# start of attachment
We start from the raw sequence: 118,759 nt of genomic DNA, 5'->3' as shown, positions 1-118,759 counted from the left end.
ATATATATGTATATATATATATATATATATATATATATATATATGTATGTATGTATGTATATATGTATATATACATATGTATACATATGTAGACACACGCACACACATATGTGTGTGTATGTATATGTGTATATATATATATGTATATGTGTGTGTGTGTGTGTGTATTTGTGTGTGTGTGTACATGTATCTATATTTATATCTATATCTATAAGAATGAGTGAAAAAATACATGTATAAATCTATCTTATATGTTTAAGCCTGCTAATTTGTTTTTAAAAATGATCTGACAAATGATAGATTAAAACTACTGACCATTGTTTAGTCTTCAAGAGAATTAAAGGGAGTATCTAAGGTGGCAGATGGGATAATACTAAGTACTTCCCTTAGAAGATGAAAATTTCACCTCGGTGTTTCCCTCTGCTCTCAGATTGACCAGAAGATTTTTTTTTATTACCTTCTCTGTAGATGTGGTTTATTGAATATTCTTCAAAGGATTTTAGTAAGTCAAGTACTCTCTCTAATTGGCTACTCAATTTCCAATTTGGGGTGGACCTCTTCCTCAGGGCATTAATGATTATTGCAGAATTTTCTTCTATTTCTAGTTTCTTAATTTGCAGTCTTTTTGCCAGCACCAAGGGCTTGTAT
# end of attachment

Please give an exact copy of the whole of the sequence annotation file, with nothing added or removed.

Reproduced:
We start from the raw sequence: 118,759 nt of genomic DNA, 5'->3' as shown, positions 1-118,759 counted from the left end.
ATATATATGTATATATATATATATATATATATATATATATATATGTATGTATGTATGTATATATGTATATATACATATGTATACATATGTAGACACACGCACACACATATGTGTGTGTATGTATATGTGTATATATATATATGTATATGTGTGTGTGTGTGTGTGTATTTGTGTGTGTGTGTACATGTATCTATATTTATATCTATATCTATAAGAATGAGTGAAAAAATACATGTATAAATCTATCTTATATGTTTAAGCCTGCTAATTTGTTTTTAAAAATGATCTGACAAATGATAGATTAAAACTACTGACCATTGTTTAGTCTTCAAGAGAATTAAAGGGAGTATCTAAGGTGGCAGATGGGATAATACTAAGTACTTCCCTTAGAAGATGAAAATTTCACCTCGGTGTTTCCCTCTGCTCTCAGATTGACCAGAAGATTTTTTTTTATTACCTTCTCTGTAGATGTGGTTTATTGAATATTCTTCAAAGGATTTTAGTAAGTCAAGTACTCTCTCTAATTGGCTACTCAATTTCCAATTTGGGGTGGACCTCTTCCTCAGGGCATTAATGATTATTGCAGAATTTTCTTCTATTTCTAGTTTCTTAATTTGCAGTCTTTTTGCCAGCACCAAGGGCTTGTAT